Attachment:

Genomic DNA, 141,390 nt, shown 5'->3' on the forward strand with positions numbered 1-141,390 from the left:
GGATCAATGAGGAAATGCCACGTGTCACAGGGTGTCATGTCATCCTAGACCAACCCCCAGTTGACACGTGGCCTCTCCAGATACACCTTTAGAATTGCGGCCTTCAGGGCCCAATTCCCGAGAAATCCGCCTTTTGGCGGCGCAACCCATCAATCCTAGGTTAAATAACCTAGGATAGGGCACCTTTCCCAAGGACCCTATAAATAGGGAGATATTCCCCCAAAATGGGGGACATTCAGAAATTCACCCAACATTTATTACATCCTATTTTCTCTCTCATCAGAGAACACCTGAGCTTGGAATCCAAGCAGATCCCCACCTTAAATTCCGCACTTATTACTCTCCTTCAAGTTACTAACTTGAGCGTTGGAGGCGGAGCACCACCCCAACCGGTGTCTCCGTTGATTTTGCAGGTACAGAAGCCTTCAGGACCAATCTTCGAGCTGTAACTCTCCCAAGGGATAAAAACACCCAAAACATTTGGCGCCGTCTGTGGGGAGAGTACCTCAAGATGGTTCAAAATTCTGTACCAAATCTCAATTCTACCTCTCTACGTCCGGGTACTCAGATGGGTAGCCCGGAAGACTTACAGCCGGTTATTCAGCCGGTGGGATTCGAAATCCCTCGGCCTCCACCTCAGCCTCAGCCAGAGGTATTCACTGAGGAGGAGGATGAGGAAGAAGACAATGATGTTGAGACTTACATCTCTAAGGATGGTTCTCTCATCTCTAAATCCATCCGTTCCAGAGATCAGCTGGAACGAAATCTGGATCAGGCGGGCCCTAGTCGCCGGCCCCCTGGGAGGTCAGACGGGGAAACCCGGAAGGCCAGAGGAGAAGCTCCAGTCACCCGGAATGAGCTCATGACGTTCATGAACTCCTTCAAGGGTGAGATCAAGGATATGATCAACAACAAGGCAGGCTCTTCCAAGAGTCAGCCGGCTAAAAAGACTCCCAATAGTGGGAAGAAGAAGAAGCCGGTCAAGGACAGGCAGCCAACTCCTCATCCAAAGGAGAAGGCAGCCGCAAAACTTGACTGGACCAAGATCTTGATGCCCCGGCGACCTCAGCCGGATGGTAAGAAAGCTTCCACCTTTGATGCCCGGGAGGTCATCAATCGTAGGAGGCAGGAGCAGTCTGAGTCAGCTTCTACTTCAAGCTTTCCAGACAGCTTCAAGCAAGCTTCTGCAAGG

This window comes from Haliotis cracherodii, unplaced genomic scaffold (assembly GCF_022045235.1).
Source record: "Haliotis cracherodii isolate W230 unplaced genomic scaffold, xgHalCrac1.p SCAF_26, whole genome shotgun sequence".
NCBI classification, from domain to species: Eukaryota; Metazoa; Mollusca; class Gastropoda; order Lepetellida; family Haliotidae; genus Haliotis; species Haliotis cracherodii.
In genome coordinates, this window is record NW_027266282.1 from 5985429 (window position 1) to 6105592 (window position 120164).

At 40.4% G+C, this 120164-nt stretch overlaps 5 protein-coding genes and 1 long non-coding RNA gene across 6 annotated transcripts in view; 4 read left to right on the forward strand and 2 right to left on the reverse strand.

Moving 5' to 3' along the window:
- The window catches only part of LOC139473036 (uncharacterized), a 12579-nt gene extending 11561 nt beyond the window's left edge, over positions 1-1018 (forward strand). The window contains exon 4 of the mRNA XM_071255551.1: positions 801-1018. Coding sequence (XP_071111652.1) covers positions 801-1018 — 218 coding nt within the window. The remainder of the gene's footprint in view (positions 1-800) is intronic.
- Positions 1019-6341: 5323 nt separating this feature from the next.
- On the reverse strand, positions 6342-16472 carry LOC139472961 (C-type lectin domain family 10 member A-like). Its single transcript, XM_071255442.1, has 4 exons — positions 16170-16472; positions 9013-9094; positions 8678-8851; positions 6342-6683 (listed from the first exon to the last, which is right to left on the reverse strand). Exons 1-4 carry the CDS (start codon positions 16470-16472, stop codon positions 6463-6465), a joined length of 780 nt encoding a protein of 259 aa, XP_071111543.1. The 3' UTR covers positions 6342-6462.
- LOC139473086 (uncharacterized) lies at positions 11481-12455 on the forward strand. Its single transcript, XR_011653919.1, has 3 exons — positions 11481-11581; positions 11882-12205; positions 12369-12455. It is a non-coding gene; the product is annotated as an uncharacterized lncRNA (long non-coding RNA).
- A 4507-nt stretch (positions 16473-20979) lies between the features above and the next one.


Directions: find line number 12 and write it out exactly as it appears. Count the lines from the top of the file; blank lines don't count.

- LOC139473086 (uncharacterized) lies at positions 11481-12455 on the forward strand. Its single transcript, XR_011653919.1, has 3 exons — positions 11481-11581; positions 11882-12205; positions 12369-12455. It is a non-coding gene; the product is annotated as an uncharacterized lncRNA (long non-coding RNA).